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Decision No. 47

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April 23 1947
In Re: Appeal of Edwin L. Morgan From Judgment of Committee on Appeals, Southeastern Jurisdiction

Digest of Case

A minister tried in the year 1941, in accordance with the provisions of the 1940 Discipline, and the judgment of the trial court affirmed by the Jurisdictional Committee of Appeals in 1942, which judgment became final under the provisions of the Discipline, may not appeal to the Judicial Council to review the case for alleged errors of law under the provisions of Paragraphs 1033 and 1045, Discipline 1944, which legislation was enacted in 1944 to cover cases decided after said Paragraph became effective; and therefore such an attempted appeal was dismissed.

Statement of Facts

History of the Case Edwin L. Morgan, then a member of the Memphis Conference, was brought to trial in October, 1941, according to the procedure prescribed by the 1940 Discipline. The trial was presided over by the late Bishop J. L. Decell. The charge was immoral conduct on specifications alleging issuance and cashing of a number of worthless checks. At the conclusion of the trial, the defendant was found guilty as charged and the penalty fixed was deposition from the ministry. The verdict of the Trial Committee was unanimous. An appeal was then taken to the Committee on Appeals of the Southeastern Jurisdiction, under the provisions of Paragraphs 694-97, Discipline, 1940. This appeal was heard on April 13, 1942, and the judgment of the trial court was affirmed. No further action was taken by the Appellant until March, 1947, when the transcript of the record of the trial before the Conference Trial Court was filed with the Secretary of the Judicial Council and exceptions thereto filed by Counsel for the Appellant. It is to be particularly noted that the Defendant was tried and found guilty in the year 1941, and that the decision of the Jurisdictional Committee of Appeals was rendered in the year 1942. The Discipline of 1940, Paragraph 694, provided that decisions of Jurisdictional Committees on Appeals should be final, and no right of appeal to the Judicial Council then existed, except in cases of conflict of decisions between two Jurisdictions. In 1944, the General Conference enacted new legislation, and provided for an appeal as to matters of law in cases of this character from the Jurisdictional Court of Appeals (see Paragraphs 1033 and 1045, Discipline 1944) ; provided the procedural steps therein set forth be complied with by the appellant. As there was no right of appeal when the Committee of Appeals affirmed the Judgment of the Trial Committee in this case, and it became final, the subsequent enactment of laws allowing such appeals afforded this defendant no right to appeal the decision rendered in 1942. Laws are always to be regarded as prospective in their operation, and never retroactive unless they are clearly and explicitly made retroactive by the terms of the act. The appellate features of Paragraphs 1033 and 1045 are all prospective and provide for appeals in cases decided after said paragraphs became effective.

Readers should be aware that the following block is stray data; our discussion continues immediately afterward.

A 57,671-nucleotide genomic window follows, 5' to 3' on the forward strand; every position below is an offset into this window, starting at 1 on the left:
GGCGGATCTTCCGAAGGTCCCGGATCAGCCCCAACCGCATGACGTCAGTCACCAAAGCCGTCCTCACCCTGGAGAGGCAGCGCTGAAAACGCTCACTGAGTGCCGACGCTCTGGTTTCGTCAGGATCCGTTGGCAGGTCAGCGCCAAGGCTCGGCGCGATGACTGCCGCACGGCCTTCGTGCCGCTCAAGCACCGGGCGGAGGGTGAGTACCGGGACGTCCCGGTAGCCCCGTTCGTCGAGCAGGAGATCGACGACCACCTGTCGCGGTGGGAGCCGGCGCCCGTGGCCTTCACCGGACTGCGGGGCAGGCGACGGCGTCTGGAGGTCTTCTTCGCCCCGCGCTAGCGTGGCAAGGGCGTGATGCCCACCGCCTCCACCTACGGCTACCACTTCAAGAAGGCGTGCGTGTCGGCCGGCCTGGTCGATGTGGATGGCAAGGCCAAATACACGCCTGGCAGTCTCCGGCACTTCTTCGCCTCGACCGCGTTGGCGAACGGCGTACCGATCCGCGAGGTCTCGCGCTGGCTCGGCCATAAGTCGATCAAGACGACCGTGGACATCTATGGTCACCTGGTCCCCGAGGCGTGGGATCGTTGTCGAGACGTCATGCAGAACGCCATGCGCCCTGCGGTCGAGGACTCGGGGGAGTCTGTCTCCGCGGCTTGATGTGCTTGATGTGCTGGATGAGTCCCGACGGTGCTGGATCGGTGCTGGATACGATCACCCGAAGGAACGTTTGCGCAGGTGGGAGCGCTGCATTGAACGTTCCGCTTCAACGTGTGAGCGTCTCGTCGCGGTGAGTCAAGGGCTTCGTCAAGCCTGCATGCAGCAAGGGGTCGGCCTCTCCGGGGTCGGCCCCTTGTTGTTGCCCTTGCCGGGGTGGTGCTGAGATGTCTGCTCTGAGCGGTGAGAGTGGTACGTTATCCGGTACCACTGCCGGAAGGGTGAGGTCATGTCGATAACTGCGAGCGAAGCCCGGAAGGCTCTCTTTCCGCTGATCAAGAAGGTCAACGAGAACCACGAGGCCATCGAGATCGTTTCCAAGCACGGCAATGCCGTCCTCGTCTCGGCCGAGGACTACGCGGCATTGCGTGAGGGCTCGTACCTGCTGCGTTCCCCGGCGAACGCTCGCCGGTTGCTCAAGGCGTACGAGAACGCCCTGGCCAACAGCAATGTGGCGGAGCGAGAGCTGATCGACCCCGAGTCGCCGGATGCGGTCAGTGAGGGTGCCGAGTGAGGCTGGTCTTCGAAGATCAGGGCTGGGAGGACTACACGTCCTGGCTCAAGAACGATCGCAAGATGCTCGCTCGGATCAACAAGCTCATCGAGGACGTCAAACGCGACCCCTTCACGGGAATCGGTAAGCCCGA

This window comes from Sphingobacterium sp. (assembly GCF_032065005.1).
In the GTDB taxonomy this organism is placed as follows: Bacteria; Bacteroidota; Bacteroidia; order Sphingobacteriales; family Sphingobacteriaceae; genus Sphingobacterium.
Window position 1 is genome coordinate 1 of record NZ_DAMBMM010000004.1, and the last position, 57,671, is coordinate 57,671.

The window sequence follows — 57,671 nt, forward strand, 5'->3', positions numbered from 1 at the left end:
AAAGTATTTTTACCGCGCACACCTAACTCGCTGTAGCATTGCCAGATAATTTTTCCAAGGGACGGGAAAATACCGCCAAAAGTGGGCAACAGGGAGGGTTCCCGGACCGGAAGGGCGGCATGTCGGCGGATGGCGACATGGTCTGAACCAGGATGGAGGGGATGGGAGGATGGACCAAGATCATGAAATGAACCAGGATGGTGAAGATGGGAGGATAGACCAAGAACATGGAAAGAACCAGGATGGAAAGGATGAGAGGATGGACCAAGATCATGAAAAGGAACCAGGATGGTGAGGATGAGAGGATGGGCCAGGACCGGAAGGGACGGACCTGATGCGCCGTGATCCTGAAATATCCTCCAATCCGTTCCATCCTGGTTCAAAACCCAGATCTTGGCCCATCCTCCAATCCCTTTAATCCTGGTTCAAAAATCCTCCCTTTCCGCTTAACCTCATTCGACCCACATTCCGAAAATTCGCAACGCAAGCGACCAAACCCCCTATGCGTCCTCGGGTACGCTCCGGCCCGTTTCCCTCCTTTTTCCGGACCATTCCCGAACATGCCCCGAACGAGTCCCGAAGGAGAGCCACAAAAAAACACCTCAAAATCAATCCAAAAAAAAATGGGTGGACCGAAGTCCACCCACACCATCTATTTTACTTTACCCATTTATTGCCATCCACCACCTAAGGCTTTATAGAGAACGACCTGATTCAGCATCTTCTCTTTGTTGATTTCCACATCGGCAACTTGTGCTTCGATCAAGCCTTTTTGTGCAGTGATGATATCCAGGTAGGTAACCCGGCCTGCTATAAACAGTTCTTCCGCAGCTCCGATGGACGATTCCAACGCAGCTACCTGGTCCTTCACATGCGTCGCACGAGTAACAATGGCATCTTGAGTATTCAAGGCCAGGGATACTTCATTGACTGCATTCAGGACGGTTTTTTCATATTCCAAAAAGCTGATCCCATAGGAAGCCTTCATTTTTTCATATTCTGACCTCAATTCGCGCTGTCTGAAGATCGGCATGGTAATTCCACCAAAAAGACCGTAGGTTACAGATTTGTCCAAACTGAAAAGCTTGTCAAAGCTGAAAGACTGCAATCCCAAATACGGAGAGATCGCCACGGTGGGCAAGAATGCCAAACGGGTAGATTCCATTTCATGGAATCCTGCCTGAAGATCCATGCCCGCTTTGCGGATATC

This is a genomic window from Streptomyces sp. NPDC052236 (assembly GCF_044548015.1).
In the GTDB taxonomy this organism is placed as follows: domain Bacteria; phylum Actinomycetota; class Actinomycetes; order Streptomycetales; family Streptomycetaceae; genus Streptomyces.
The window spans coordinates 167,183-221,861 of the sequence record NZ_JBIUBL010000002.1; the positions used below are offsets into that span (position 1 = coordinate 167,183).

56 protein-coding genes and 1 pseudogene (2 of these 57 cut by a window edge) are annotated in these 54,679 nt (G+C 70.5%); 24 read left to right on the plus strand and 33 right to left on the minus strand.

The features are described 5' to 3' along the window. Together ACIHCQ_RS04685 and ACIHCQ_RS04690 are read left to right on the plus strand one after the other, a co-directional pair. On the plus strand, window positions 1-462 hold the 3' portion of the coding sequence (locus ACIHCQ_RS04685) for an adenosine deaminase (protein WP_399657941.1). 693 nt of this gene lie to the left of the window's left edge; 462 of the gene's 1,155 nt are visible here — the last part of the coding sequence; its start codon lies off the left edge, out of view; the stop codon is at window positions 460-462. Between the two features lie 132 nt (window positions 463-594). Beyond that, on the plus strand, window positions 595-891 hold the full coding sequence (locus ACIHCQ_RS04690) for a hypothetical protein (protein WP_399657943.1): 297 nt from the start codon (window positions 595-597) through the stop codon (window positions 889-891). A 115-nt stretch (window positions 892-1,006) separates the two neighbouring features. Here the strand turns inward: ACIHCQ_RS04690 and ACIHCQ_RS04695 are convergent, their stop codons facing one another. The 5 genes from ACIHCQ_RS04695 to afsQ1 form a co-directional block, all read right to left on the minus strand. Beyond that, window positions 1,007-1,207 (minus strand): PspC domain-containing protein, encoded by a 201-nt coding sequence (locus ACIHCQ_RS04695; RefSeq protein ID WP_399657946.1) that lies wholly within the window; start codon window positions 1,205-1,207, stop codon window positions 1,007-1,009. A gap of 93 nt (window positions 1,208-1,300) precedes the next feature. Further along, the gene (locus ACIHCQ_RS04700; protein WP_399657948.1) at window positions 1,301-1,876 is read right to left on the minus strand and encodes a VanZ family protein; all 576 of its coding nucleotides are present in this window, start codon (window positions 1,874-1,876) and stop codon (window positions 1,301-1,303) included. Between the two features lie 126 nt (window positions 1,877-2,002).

It is apparent that we have no jurisdiction of this attempted appeal, and we are under the necessity of dismissing the appeal. It is accordingly dismissed.

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